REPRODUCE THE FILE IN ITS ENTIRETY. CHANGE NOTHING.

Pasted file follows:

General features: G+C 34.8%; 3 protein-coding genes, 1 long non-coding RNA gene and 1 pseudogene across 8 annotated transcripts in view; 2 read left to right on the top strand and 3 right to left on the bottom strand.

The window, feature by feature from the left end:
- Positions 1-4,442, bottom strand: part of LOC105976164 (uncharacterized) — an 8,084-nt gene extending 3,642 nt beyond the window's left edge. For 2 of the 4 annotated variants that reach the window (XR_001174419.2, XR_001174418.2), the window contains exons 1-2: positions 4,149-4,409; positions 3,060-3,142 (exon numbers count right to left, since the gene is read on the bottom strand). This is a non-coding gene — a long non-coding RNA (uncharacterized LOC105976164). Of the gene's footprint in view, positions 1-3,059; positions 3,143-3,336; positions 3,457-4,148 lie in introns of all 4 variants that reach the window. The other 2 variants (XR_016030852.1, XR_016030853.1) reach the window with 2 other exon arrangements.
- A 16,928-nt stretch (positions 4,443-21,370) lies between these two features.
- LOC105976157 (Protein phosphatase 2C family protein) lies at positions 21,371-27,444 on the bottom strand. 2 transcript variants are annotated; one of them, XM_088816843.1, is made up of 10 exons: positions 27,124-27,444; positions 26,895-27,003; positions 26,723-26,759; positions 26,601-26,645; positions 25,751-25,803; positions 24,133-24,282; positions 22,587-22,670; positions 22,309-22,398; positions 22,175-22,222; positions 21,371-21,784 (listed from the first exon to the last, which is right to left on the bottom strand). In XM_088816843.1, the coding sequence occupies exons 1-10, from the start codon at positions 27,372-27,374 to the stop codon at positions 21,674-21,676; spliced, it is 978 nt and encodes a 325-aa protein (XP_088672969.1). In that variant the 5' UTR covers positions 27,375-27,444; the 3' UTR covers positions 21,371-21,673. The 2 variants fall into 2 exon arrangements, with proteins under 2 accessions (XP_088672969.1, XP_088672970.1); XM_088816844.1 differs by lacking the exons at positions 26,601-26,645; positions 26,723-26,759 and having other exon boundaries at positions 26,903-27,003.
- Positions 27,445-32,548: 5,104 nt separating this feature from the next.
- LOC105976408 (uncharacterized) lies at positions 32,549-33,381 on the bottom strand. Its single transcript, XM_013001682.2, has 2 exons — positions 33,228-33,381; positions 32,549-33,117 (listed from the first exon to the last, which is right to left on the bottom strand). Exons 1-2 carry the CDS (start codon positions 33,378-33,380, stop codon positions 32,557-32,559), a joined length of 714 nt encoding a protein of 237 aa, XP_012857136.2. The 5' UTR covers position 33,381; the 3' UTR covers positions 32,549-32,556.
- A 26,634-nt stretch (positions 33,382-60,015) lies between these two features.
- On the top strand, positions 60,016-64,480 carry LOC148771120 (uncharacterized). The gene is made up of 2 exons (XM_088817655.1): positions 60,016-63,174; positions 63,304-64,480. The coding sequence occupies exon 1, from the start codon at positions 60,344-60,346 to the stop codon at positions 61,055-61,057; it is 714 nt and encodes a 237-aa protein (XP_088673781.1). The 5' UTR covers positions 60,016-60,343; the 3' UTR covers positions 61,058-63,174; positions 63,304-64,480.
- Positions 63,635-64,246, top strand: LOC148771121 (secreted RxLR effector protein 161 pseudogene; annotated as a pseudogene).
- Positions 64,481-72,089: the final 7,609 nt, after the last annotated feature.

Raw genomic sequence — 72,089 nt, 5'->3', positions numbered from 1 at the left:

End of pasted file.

General features: G+C 34.8%; 3 protein-coding genes, 1 long non-coding RNA gene and 1 pseudogene across 8 annotated transcripts in view; 2 read left to right on the top strand and 3 right to left on the bottom strand.

The window, feature by feature from the left end:
- Positions 1-4,442, bottom strand: part of LOC105976164 (uncharacterized) — an 8,084-nt gene extending 3,642 nt beyond the window's left edge. For 2 of the 4 annotated variants that reach the window (XR_001174419.2, XR_001174418.2), the window contains exons 1-2: positions 4,149-4,409; positions 3,060-3,142 (exon numbers count right to left, since the gene is read on the bottom strand). This is a non-coding gene — a long non-coding RNA (uncharacterized LOC105976164). Of the gene's footprint in view, positions 1-3,059; positions 3,143-3,336; positions 3,457-4,148 lie in introns of all 4 variants that reach the window. The other 2 variants (XR_016030852.1, XR_016030853.1) reach the window with 2 other exon arrangements.
- A 16,928-nt stretch (positions 4,443-21,370) lies between these two features.
- LOC105976157 (Protein phosphatase 2C family protein) lies at positions 21,371-27,444 on the bottom strand. 2 transcript variants are annotated; one of them, XM_088816843.1, is made up of 10 exons: positions 27,124-27,444; positions 26,895-27,003; positions 26,723-26,759; positions 26,601-26,645; positions 25,751-25,803; positions 24,133-24,282; positions 22,587-22,670; positions 22,309-22,398; positions 22,175-22,222; positions 21,371-21,784 (listed from the first exon to the last, which is right to left on the bottom strand). In XM_088816843.1, the coding sequence occupies exons 1-10, from the start codon at positions 27,372-27,374 to the stop codon at positions 21,674-21,676; spliced, it is 978 nt and encodes a 325-aa protein (XP_088672969.1). In that variant the 5' UTR covers positions 27,375-27,444; the 3' UTR covers positions 21,371-21,673. The 2 variants fall into 2 exon arrangements, with proteins under 2 accessions (XP_088672969.1, XP_088672970.1); XM_088816844.1 differs by lacking the exons at positions 26,601-26,645; positions 26,723-26,759 and having other exon boundaries at positions 26,903-27,003.
- Positions 27,445-32,548: 5,104 nt separating this feature from the next.
- LOC105976408 (uncharacterized) lies at positions 32,549-33,381 on the bottom strand. Its single transcript, XM_013001682.2, has 2 exons — positions 33,228-33,381; positions 32,549-33,117 (listed from the first exon to the last, which is right to left on the bottom strand). Exons 1-2 carry the CDS (start codon positions 33,378-33,380, stop codon positions 32,557-32,559), a joined length of 714 nt encoding a protein of 237 aa, XP_012857136.2. The 5' UTR covers position 33,381; the 3' UTR covers positions 32,549-32,556.
- A 26,634-nt stretch (positions 33,382-60,015) lies between these two features.
- On the top strand, positions 60,016-64,480 carry LOC148771120 (uncharacterized). The gene is made up of 2 exons (XM_088817655.1): positions 60,016-63,174; positions 63,304-64,480. The coding sequence occupies exon 1, from the start codon at positions 60,344-60,346 to the stop codon at positions 61,055-61,057; it is 714 nt and encodes a 237-aa protein (XP_088673781.1). The 5' UTR covers positions 60,016-60,343; the 3' UTR covers positions 61,058-63,174; positions 63,304-64,480.
- Positions 63,635-64,246, top strand: LOC148771121 (secreted RxLR effector protein 161 pseudogene; annotated as a pseudogene).
- Positions 64,481-72,089: the final 7,609 nt, after the last annotated feature.

Raw genomic sequence — 72,089 nt, 5'->3', positions numbered from 1 at the left: